In this article, I’ve illustrated how to define a data model for a “Wide Column / Column Family Store” NoSQL database implementation. I’ve shown how to define the model and discussed an applicable modeling technique for our narrowly defined scope.

The information presented is relevant regardless of structure modeling technique you end up using for the “Wide Column / Column Family Store” NoSQL database implementation you choose.


Thomas Casselberry

Original article published by Information Management, January 21, 2015.


So, you’ve succumbed to the buzz and now you’re looking around trying to make heads or tails of the mass amounts of information out there hyped up as “big data.” Or perhaps you’re even ready to start your own internal project to get your existing applications on the bandwagon. In either case, terrific! Your decision is a good one.

Unfortunately, now comes the flurry of potentially overwhelming questions:

  • Where do I start?
  • What are my expectations?
  • What does big data mean to my company?
  • What does big data mean in the context of our applications
  • How do I assess my application needs?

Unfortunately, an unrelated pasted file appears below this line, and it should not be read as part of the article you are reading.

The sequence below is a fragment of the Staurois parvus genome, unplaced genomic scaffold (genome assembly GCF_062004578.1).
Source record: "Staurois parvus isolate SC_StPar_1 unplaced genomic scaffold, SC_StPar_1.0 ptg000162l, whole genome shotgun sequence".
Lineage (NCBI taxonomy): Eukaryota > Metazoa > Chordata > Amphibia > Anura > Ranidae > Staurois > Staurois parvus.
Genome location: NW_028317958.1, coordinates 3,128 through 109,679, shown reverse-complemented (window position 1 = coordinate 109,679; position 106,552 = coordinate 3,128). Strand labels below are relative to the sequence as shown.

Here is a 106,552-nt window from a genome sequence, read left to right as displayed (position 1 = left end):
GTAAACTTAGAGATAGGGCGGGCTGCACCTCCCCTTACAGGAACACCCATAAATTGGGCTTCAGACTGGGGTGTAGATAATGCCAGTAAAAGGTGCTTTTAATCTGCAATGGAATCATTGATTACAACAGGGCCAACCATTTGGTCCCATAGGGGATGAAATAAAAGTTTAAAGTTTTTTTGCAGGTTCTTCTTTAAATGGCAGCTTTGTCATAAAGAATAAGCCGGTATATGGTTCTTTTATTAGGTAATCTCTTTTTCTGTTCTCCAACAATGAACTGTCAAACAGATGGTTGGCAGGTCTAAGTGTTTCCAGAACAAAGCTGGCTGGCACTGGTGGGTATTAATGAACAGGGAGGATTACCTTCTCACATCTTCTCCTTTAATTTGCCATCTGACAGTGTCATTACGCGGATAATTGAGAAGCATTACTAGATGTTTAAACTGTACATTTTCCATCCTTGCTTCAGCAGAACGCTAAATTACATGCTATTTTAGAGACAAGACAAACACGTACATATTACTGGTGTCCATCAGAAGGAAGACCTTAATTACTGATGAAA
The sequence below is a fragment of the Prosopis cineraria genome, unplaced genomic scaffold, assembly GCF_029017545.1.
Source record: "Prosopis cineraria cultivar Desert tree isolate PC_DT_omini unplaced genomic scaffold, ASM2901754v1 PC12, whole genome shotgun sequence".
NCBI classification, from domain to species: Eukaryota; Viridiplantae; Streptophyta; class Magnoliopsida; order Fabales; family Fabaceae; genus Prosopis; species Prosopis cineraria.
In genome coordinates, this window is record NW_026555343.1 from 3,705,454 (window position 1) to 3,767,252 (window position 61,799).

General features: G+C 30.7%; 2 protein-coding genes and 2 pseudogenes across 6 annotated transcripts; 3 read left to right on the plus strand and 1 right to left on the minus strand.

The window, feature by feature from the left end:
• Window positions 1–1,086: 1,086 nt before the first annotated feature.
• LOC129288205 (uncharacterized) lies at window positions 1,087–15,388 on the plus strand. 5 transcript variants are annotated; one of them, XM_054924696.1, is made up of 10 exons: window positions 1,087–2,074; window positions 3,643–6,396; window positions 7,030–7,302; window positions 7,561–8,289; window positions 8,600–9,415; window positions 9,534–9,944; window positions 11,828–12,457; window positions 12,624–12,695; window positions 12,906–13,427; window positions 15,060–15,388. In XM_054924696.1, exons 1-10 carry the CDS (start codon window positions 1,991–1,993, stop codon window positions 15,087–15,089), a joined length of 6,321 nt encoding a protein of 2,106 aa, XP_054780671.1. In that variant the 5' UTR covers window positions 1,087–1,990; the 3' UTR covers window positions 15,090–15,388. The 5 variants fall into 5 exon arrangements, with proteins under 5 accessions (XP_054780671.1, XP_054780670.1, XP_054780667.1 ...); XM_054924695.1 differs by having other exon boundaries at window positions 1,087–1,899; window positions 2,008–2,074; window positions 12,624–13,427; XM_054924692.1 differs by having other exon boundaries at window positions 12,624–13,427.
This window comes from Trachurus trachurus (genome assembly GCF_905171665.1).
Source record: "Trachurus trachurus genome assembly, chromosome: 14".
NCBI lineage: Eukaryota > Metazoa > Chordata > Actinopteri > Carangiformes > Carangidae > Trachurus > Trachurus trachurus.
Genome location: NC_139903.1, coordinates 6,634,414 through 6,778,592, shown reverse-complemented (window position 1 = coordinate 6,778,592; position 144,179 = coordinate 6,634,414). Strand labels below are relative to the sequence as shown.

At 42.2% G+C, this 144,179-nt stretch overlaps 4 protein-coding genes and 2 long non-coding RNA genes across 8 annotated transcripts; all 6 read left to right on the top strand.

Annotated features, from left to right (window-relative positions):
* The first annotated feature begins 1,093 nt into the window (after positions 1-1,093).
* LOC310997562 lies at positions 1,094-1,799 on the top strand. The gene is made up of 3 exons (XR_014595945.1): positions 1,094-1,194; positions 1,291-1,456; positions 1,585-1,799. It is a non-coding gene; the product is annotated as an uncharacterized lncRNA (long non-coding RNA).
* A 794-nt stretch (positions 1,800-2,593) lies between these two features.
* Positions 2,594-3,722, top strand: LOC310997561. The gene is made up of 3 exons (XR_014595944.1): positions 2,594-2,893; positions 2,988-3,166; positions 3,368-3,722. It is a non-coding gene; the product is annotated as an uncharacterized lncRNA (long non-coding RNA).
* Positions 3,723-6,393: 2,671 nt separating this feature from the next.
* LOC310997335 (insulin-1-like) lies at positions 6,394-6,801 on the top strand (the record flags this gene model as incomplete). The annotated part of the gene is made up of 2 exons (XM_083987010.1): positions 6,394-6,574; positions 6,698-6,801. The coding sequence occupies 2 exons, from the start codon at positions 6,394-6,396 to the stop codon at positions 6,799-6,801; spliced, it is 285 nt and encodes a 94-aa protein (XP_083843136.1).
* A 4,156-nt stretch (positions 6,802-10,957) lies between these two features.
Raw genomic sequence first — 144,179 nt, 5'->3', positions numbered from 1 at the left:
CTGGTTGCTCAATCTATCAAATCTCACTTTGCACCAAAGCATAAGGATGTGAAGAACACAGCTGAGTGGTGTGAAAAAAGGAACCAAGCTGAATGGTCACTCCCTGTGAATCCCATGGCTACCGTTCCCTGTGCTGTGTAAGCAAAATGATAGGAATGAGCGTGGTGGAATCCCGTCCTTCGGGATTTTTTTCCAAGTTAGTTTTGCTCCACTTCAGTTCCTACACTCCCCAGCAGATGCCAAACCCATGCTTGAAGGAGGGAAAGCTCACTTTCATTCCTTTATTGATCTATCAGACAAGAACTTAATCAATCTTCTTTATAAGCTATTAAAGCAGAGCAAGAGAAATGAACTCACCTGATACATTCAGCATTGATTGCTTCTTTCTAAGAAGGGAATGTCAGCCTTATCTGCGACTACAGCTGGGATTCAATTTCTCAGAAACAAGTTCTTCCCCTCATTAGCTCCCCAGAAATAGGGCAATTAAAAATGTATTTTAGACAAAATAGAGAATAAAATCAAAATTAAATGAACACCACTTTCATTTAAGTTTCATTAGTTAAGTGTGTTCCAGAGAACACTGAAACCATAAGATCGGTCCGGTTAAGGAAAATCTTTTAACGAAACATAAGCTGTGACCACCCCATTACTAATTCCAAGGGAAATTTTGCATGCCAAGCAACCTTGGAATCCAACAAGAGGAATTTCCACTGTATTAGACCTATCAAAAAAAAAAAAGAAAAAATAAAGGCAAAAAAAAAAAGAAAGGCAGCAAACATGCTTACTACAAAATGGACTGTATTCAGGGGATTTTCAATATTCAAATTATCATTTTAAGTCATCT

• How do I know or determine if big data solutions will work for us?

After some online research, you’ll quickly find that most folks are merely picking a place at the edge of the pool, dipping their toes in here and there to test the water temperature.

The reality is that it is incredibly difficult to define the term big data. Its meaning includes so much more than just storing and using large data sets. When you hear people referring to big data, they’re actually referring to is the use of NoSQL database implementations to store and process large amounts of information.

Don’t be discouraged! In the following sections we’ll get into what those NoSQL databases are and how to identify which is best, if any, for your project[s]. That’s right; the goal here is to provide you with information that will allow you to draw the correct conclusions for your organization and your specific application[s] or project[s]. (In part two of this article, I explain how to migrate from relational databases to NoSQL.)